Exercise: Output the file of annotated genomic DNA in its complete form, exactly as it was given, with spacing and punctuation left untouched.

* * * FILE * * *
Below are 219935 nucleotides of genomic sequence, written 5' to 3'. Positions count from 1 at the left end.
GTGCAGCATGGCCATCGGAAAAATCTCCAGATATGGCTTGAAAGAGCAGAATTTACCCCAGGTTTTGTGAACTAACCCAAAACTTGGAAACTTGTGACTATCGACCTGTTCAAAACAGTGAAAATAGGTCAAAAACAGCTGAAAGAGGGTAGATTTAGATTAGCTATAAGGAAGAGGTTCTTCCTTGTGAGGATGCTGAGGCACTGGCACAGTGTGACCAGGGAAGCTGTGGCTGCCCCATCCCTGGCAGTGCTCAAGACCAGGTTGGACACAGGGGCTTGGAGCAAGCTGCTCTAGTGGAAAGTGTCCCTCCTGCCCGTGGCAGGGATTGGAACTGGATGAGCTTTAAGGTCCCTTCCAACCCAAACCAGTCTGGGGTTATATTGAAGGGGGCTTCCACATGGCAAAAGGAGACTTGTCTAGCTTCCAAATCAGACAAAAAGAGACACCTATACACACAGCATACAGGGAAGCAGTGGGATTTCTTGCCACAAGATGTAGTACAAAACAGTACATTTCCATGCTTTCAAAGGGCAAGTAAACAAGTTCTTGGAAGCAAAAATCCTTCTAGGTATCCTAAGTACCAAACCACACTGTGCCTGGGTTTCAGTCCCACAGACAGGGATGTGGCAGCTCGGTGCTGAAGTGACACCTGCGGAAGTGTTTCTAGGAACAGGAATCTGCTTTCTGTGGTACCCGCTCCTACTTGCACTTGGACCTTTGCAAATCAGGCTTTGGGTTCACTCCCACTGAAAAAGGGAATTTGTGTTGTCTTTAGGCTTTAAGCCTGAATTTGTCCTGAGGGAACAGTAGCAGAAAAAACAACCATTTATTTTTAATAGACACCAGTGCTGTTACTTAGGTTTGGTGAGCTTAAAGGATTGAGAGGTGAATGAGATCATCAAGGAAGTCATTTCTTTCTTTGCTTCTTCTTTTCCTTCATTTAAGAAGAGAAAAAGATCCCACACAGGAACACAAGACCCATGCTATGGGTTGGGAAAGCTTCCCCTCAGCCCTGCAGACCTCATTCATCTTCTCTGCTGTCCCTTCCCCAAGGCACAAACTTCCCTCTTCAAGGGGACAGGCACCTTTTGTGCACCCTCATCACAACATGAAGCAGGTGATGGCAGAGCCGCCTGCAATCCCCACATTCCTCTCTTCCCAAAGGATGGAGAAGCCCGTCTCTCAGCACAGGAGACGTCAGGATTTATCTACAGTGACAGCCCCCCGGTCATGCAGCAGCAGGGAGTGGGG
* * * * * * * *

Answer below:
Below are 219935 nucleotides of genomic sequence, written 5' to 3'. Positions count from 1 at the left end.
GTGCAGCATGGCCATCGGAAAAATCTCCAGATATGGCTTGAAAGAGCAGAATTTACCCCAGGTTTTGTGAACTAACCCAAAACTTGGAAACTTGTGACTATCGACCTGTTCAAAACAGTGAAAATAGGTCAAAAACAGCTGAAAGAGGGTAGATTTAGATTAGCTATAAGGAAGAGGTTCTTCCTTGTGAGGATGCTGAGGCACTGGCACAGTGTGACCAGGGAAGCTGTGGCTGCCCCATCCCTGGCAGTGCTCAAGACCAGGTTGGACACAGGGGCTTGGAGCAAGCTGCTCTAGTGGAAAGTGTCCCTCCTGCCCGTGGCAGGGATTGGAACTGGATGAGCTTTAAGGTCCCTTCCAACCCAAACCAGTCTGGGGTTATATTGAAGGGGGCTTCCACATGGCAAAAGGAGACTTGTCTAGCTTCCAAATCAGACAAAAAGAGACACCTATACACACAGCATACAGGGAAGCAGTGGGATTTCTTGCCACAAGATGTAGTACAAAACAGTACATTTCCATGCTTTCAAAGGGCAAGTAAACAAGTTCTTGGAAGCAAAAATCCTTCTAGGTATCCTAAGTACCAAACCACACTGTGCCTGGGTTTCAGTCCCACAGACAGGGATGTGGCAGCTCGGTGCTGAAGTGACACCTGCGGAAGTGTTTCTAGGAACAGGAATCTGCTTTCTGTGGTACCCGCTCCTACTTGCACTTGGACCTTTGCAAATCAGGCTTTGGGTTCACTCCCACTGAAAAAGGGAATTTGTGTTGTCTTTAGGCTTTAAGCCTGAATTTGTCCTGAGGGAACAGTAGCAGAAAAAACAACCATTTATTTTTAATAGACACCAGTGCTGTTACTTAGGTTTGGTGAGCTTAAAGGATTGAGAGGTGAATGAGATCATCAAGGAAGTCATTTCTTTCTTTGCTTCTTCTTTTCCTTCATTTAAGAAGAGAAAAAGATCCCACACAGGAACACAAGACCCATGCTATGGGTTGGGAAAGCTTCCCCTCAGCCCTGCAGACCTCATTCATCTTCTCTGCTGTCCCTTCCCCAAGGCACAAACTTCCCTCTTCAAGGGGACAGGCACCTTTTGTGCACCCTCATCACAACATGAAGCAGGTGATGGCAGAGCCGCCTGCAATCCCCACATTCCTCTCTTCCCAAAGGATGGAGAAGCCCGTCTCTCAGCACAGGAGACGTCAGGATTTATCTACAGTGACAGCCCCCCGGTCATGCAGCAGCAGGGAGTGGGG